This brought another educational opportunity for Charlie and his team. “Until l had looked into GPS, I had not realized that there was a third way to use spectrum. Historically, we knew we could separate by frequency band [FDMA], which is what the Russians ended up doing; it is a classic way to do it.” But code division, as he would learn, had significant advantages, and in subsequent decades there has been movement by even the Russians towards adding CDMA.

Charlie made a note about the climate for technological development in Russia at the time. “We [the U.S.] were being very effective at limiting their access to electronic components [because the Cold War was still on]. I was able to talk to Russian engineers who were able to travel to the West after the curtain came down, and they said, ‘You get a choice for the values you want for your components? They basically had to warp their designs around the components they could buy.

“The whole reason they went to massive rockets was that they could not build the guidance and control instrumentation. They couldn’t make it small, and they could not finesse the problems, so they tended to solve the problems with brute force.” The Russian navigation satellite constellation, GLONASS, had a rocky start and would take decades to catch to nearly match GPS in reliability and function, even though most of its development happened after the end of the Cold War.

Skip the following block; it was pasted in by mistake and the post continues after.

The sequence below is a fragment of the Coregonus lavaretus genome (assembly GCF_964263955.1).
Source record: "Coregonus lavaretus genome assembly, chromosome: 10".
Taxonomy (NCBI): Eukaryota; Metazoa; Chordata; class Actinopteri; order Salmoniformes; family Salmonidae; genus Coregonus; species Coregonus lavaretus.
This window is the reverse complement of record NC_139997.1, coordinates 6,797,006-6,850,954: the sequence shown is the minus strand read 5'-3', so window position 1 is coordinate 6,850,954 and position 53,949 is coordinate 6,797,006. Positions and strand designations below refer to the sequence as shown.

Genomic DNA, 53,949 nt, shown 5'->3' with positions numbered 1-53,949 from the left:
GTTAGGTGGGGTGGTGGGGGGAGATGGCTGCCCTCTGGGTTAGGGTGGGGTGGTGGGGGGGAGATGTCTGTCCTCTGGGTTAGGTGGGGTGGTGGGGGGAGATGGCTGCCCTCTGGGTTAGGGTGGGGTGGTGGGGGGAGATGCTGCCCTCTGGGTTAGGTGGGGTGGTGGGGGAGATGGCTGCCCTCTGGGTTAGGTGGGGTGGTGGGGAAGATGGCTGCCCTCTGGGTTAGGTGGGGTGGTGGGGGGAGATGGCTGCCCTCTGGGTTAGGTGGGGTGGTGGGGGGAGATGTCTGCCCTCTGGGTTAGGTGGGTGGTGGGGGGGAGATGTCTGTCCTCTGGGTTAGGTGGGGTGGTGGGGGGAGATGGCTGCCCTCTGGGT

Charlie set to taking the prototype from HP and re-engineering it into a viable commercial product, but not without pain. “I built my first prototype with two full-time engineers and 20 consultants. It was the gawdawfulest project management task I could imagine. When I got the HP breadboard, I realized two things …”


Charlie, circa 1989 at a business agreement signing

Future-Casting and Design

“The first thing we thought was that the big [future] market for GPS was going to be car navigation. Chrysler had shown a concept car in a World’s Fair with a car navigation unit, and it created a tremendous buzz.” Charlie offered another aside: “Science fiction is one of the best places to start when you are trying to predict the future because if you can think of what people would like to have, someday you may be able to figure out how to deliver it.”

The breadboard had the fundamentals, but in many ways components and the technologies that drove them would have to be reexamined and in some cases re-invented. Charlie continued, “We recognized that we had to generate breakthroughs in seven different areas to be able to get to something like car navigation.” And there were other competitive considerations. “The Japanese were eating our lunch—the U.S.’s lunch—in electronics during this period of time.”